Try Relaxation Techniques

Many people with mental health conditions can benefit from learning a few relaxation techniques to quiet the mind before bed. The National Sleep Foundation recommends breathing exercises and guided imagery to promote sleep, but you may also want to try progressive muscle relaxation and mindfulness meditation. Find relaxation exercises that work for you and then start a habit of practicing them every evening to help your mind and body wind down.

Get Mental Health Help

For anyone with an underlying mental health issue that is getting in the way of quality, restful sleep, professional help is worth it. For example, if you have depression and experience difficulty sleeping, consider seeking treatment for depression. Mental health counseling can be effective at relieving the symptoms of depression.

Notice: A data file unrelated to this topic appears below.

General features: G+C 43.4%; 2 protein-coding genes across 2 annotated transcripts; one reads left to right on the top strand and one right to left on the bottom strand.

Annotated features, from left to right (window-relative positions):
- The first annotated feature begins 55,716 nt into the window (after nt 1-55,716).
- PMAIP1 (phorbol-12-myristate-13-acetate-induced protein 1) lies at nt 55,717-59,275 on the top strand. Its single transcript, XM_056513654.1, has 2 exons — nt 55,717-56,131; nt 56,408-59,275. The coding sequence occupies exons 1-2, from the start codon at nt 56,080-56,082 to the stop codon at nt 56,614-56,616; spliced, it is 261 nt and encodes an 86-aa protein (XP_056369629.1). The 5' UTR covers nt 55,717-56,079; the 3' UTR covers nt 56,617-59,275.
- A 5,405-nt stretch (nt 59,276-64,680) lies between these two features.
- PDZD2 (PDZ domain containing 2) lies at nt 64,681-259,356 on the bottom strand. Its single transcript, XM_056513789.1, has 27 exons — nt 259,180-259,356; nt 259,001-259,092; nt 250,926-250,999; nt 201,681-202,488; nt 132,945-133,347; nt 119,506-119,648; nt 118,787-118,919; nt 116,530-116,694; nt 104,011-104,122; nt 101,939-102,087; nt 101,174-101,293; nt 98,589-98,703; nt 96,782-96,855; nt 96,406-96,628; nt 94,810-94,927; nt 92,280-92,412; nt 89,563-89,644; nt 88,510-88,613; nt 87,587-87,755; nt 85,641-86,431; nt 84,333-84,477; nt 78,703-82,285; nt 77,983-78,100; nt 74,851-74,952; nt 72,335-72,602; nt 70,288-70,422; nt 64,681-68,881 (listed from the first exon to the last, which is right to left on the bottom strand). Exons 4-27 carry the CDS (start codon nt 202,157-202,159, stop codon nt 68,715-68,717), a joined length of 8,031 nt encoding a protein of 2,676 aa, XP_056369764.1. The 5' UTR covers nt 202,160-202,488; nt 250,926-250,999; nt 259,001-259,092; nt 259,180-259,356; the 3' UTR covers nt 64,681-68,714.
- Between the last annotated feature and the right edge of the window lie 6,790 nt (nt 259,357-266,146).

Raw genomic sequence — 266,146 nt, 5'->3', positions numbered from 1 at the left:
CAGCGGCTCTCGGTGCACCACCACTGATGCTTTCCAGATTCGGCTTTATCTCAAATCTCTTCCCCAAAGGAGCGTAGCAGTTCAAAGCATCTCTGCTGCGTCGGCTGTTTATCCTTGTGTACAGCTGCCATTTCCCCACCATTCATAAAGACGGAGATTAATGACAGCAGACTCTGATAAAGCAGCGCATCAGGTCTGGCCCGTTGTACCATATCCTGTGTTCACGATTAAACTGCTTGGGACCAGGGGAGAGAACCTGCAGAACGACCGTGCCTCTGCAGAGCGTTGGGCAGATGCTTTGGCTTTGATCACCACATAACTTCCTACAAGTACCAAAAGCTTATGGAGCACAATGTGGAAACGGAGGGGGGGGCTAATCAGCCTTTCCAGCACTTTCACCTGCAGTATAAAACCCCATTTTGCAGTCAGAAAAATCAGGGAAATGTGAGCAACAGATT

Learn More about Sleep and Recovery

Health Vista has many resources for health and well-being.  You can find a How to Sleep Better handout on the Recovery Education page, with a few more tips for you. Browse the website to find ways to improve your quality of life whether or not mental illness is a problem for you or a family member. A Coping and Relaxation Workbook is also available to download and print free. Using coping techniques can help you to fall asleep faster, and to avoid over-reacting with anxiety when you wake up during the night.

Remember How Important Sleep Is

Sleep plays an essential—yet often overlooked—role in our physical health and mental wellbeing. Don’t settle for poor-quality sleep. Try improving your bedroom. Upgrade your mattress, if needed. Pick up some healthy habits and routines. Start taking steps to sleep better today, so you can wake up to a happier and healthier tomorrow.